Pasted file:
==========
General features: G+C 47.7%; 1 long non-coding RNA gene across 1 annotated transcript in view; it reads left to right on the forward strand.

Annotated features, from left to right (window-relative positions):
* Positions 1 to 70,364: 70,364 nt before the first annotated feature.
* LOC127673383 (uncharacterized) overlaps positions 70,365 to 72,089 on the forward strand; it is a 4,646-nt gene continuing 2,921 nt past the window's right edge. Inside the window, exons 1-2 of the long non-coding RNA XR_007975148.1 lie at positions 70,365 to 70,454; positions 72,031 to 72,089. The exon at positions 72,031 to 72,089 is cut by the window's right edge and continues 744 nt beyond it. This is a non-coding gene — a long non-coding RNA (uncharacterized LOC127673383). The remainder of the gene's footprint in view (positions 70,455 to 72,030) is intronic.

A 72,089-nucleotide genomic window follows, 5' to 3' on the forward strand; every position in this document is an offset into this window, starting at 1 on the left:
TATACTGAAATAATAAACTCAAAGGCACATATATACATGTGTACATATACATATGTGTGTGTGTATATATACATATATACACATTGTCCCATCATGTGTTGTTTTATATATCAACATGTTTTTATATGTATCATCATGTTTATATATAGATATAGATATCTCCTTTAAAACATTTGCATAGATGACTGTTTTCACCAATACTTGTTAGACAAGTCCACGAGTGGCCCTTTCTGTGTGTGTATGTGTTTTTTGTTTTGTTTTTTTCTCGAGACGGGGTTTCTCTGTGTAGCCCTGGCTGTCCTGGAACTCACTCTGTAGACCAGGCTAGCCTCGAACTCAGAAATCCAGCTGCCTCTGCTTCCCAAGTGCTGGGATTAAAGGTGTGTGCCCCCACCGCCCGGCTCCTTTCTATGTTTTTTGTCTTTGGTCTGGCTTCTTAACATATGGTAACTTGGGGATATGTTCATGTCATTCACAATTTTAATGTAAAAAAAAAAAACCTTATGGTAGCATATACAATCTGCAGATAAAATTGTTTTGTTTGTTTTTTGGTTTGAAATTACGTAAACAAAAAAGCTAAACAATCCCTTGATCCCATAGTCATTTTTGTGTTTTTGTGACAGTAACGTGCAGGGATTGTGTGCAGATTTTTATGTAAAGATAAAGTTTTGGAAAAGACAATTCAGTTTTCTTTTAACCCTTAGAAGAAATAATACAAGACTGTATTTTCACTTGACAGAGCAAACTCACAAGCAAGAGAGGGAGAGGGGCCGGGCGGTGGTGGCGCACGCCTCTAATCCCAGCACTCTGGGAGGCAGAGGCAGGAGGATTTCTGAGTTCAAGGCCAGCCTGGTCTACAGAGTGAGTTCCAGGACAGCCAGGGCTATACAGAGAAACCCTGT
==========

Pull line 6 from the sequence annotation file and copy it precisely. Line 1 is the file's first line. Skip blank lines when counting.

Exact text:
TATACTGAAATAATAAACTCAAAGGCACATATATACATGTGTACATATACATATGTGTGTGTGTATATATACATATATACACATTGTCCCATCATGTGTTGTTTTATATATCAACATGTTTTTATATGTATCATCATGTTTATATATAGATATAGATATCTCCTTTAAAACATTTGCATAGATGACTGTTTTCACCAATACTTGTTAGACAAGTCCACGAGTGGCCCTTTCTGTGTGTGTATGTGTTTTTTGTTTTGTTTTTTTCTCGAGACGGGGTTTCTCTGTGTAGCCCTGGCTGTCCTGGAACTCACTCTGTAGACCAGGCTAGCCTCGAACTCAGAAATCCAGCTGCCTCTGCTTCCCAAGTGCTGGGATTAAAGGTGTGTGCCCCCACCGCCCGGCTCCTTTCTATGTTTTTTGTCTTTGGTCTGGCTTCTTAACATATGGTAACTTGGGGATATGTTCATGTCATTCACAATTTTAATGTAAAAAAAAAAAACCTTATGGTAGCATATACAATCTGCAGATAAAATTGTTTTGTTTGTTTTTTGGTTTGAAATTACGTAAACAAAAAAGCTAAACAATCCCTTGATCCCATAGTCATTTTTGTGTTTTTGTGACAGTAACGTGCAGGGATTGTGTGCAGATTTTTATGTAAAGATAAAGTTTTGGAAAAGACAATTCAGTTTTCTTTTAACCCTTAGAAGAAATAATACAAGACTGTATTTTCACTTGACAGAGCAAACTCACAAGCAAGAGAGGGAGAGGGGCCGGGCGGTGGTGGCGCACGCCTCTAATCCCAGCACTCTGGGAGGCAGAGGCAGGAGGATTTCTGAGTTCAAGGCCAGCCTGGTCTACAGAGTGAGTTCCAGGACAGCCAGGGCTATACAGAGAAACCCTGT